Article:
Letter from the Prime Minister of Finland

Today I came across a video doing the rounds of a hearing woman and her assistant in a laboratory.  They are playing with chemicals and obviously testing some horrific disease.  From the look on the women’s faces, I equated the disease to Ebola or something equally shocking.  It turned out that the disease was Deafness.

One of the laboratory assistants forgot to wear gloves, the diseased liquid touched her and suddenly she was Deaf.  She touched her fellow lab assistant who also “caught the Deaf.”  The look of sheer horror on their faces reminded me of the looks I used to get when I would leave my home with my husband, start a conversation in ASL (American Sign Language).  I am profoundly Deaf and he is hearing.  It stirred up a lot of anger inside me, especially since I am these days too afraid to leave my home after too many incidents that shook me up in a big way:

1. Attending a government office (KELA) after begging for the right to an interpreter and having my application yet again rejected…. before they threatened to call the police because I (a Deaf woman) was talking too loud;

2. Being physically grabbed from behind by a bus driver as I was looking for a seat on my local bus after my ticket didn’t make the beep noise it was meant to and after I didn’t hear him screaming at me to come back and re-swipe;

3. Having doctors refusing to treat me unless a registered interpreter is present – an interpreter which the city does not allow me to have, thereby preventing a Deaf Finnish citizen from seeking proper medical treatment;

4. Being stared at constantly, like I have fresh cow manure hanging from my nose, by people who don’t like seeing Deafies signing in public.

Shortly after watching the video and feeling the anger re-build inside me (I quickly forced myself to calm down as I suspect I now have a stomach ulcer from stress), I opened my email.  As a home body, I tend to read my email many times per day just in case something arrives from my Editor, Publisher or one of my Deaf friends from across the globe.

I was taken by surprise when I saw that the email was from the Prime Minister’s Office and, for just a fraction of a second, I started to get excited that maybe, just MAYBE, I would be granted my right to have an interpreter when needed.  Instead, it told me to apply for the interpreter through KELA and if they say no, go through the appeals process – something I had done well before I contacted their office four months ago with my “URGENT” tag line in the subject heading.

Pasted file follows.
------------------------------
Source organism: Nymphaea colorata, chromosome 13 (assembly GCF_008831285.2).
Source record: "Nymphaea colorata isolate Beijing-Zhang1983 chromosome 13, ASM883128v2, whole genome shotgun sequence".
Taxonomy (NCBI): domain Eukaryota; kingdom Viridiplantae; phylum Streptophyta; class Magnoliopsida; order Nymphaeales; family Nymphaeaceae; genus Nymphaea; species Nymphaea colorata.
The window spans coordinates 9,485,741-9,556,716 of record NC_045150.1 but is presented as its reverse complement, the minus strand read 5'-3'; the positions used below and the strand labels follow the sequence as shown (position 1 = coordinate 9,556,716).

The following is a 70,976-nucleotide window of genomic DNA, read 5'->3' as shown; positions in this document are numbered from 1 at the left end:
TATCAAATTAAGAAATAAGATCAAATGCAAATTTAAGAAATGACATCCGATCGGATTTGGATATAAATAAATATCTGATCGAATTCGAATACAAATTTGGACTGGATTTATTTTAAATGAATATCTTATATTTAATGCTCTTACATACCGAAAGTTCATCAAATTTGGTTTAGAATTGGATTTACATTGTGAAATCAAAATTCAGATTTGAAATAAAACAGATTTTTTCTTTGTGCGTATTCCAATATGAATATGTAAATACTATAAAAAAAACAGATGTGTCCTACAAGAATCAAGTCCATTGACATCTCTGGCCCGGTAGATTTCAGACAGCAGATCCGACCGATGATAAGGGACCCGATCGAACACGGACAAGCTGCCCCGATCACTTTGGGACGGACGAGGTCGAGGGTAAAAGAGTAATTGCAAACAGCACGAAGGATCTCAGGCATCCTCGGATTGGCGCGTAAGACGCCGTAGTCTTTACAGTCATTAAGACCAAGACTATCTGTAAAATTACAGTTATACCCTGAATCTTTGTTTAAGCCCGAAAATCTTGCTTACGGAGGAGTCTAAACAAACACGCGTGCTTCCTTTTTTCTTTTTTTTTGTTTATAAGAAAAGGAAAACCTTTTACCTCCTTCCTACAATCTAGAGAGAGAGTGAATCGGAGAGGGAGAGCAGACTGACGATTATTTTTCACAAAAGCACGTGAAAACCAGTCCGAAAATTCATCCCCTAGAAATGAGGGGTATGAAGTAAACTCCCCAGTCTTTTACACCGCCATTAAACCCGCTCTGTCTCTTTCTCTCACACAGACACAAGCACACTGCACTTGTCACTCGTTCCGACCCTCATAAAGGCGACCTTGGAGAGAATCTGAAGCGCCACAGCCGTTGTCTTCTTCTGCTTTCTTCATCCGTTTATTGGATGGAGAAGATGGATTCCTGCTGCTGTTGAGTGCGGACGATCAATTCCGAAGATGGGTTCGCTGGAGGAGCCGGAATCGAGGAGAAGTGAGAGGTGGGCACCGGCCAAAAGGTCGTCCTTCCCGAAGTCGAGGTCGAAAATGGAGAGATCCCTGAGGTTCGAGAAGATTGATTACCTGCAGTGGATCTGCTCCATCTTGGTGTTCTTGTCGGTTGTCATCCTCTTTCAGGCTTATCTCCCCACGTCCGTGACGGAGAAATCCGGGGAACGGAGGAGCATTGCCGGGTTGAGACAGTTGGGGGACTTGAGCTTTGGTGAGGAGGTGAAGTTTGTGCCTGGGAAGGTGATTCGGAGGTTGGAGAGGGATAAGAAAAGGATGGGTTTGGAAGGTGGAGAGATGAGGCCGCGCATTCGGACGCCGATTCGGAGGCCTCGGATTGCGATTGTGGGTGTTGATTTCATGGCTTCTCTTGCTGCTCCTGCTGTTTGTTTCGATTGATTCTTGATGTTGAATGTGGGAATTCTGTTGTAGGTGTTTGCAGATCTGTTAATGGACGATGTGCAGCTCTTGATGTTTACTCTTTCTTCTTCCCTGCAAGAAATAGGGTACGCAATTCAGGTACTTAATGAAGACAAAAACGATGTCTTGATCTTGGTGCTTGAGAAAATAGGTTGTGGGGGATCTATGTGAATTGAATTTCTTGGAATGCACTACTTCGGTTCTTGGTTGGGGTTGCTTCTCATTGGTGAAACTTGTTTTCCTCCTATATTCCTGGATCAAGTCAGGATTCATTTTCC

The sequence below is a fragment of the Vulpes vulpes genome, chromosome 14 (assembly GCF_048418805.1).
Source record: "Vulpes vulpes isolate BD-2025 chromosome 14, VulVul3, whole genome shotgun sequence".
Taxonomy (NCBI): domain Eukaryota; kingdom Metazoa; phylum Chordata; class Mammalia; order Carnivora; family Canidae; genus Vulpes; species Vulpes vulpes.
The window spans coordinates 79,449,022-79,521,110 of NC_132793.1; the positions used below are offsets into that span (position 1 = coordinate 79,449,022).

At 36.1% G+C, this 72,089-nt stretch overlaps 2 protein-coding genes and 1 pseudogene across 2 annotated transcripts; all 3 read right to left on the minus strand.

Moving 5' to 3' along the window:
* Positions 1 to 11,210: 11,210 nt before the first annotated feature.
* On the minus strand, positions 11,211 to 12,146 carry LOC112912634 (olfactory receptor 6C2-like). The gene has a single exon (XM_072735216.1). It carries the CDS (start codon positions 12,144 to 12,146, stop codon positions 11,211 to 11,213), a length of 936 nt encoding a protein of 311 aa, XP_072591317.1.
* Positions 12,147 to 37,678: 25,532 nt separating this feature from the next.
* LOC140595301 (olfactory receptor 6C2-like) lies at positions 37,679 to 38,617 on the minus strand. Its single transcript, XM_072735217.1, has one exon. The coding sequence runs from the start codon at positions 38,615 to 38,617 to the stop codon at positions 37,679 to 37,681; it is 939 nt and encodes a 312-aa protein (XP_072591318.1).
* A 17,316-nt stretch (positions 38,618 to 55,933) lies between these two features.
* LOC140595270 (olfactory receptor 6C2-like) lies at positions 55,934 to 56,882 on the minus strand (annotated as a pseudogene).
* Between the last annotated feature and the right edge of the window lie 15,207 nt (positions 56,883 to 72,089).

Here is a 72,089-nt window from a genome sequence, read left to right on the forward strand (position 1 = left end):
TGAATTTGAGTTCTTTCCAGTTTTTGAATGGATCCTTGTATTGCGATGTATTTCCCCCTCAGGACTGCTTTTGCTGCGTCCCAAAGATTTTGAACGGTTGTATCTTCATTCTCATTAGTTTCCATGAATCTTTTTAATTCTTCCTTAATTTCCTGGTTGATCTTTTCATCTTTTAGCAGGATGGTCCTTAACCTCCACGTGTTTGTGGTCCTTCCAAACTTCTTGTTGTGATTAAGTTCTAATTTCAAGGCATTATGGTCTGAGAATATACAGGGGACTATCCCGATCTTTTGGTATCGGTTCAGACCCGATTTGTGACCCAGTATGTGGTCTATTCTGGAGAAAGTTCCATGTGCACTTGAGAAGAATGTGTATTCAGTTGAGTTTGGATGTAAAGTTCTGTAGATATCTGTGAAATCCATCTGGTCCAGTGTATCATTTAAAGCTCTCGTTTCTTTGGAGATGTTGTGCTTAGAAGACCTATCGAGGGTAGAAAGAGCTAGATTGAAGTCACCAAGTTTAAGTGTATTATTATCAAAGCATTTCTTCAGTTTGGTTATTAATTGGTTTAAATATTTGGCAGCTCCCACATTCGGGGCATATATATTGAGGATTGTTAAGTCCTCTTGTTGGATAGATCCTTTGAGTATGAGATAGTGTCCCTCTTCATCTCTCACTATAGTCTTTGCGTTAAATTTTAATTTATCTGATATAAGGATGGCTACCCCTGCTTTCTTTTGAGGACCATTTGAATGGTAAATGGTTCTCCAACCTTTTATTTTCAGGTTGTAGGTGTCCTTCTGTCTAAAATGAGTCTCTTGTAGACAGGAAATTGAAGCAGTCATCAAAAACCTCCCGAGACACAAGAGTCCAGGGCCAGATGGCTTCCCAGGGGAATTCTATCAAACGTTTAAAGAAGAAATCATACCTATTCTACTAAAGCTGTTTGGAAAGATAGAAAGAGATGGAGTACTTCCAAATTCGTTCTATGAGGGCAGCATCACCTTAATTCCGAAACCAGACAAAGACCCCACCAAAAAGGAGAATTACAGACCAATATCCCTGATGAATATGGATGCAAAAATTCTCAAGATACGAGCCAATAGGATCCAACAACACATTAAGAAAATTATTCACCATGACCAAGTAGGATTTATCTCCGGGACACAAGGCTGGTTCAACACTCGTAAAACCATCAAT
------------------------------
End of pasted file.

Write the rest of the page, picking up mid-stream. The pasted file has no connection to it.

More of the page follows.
Being safely inside my home, I decided to openly tell them of the book I have written, detailing what Finland have done to one (or possibly more) of their Deaf citizens and that I won’t be going through any more appeals or begging and pleading.  A Deaf person in Finland (and most other countries) is entitled by law to an interpreter.  My rights have been trampled enough.

Front_Cover_SilenceB

My book “A JOURNEY TO SILENCE” will soon be published, but I would like to give you an extract, showing what my life has been like since I lost my hearing on 23.11.2014 – I would usually say “Enjoy the read!” at this point, but not this time.


Extract of “A Journey to Silence” by Rosie Malezer (copyright 2015).

4.12.2014

I receive an email from SOT, asking me to contact a woman called Katja so that I can have a few things installed into our home to make life a little bit easier, including flashing lights when the doorbell rings.

That afternoon, I decide to board a TKL bus (one of Tampere city’s bus fleet) so I can travel into the city.  Catching a bus is something I have done for seven years and I feel confident that I can catch Bus 13 into the city and relieve some of the boredom that sitting at home for too long brings.

When I board the bus, I pull my ticket (which has 52,20€ loaded onto it) and swipe it on the scanner.  Usually I can hear it beep, but since losing my hearing, I still hear nothing but the ringing in my ears.  After swiping the ticket, I make my way towards the centre of the bus to find a seat.  I am extra-aware of the people staring at me and tell myself that it is all in my head, until a large set of hands grab me from behind.  I scream in terror at being grabbed and am turned around by the owner of the hands, who also happens to be the driver of the bus.  Fury is written all over his face and his lips are moving fast as he talks to me.  I point to my ears.

“I can’t hear you!  I am Deaf!  I don’t understand what you are saying to me!” I say to him.  He then roughly grabs me, pulls me down to the front towards the ticket machine.  I reach into my pocket to pull my ticket out again, tears streaming down my face.  I think he wants me to scan my ticket again but he instead throws me out the door of the bus, closes the door and drives away.  I am left in a sobbing mess at the bus stop.  I decide at that very moment that I never again want to catch another bus, as I slowly walk back home.

End of extract.


It frustrates me that people don’t see the problems that they don’t want to see.  Deaf people are not unlike hearing people.  We have emotions, we can think, many of us can speak (some, like myself, choose not to because we cannot hear our volume or voice).  We are not invisible.  We are not broken.  Most of us are a hell of a lot smarter than many hearing people.  We have our own way of communicating.  Sign language is nothing more than a “foreign language” that anybody could learn if they ever bothered to try.

I believe that if the President and the Prime Minister of Finland were to both walk in the shoes of a Deaf person, even for just one day, there would be no more shrugging of shoulders and overlooking the laws and constitution.  My two cents.

– Rosie xx

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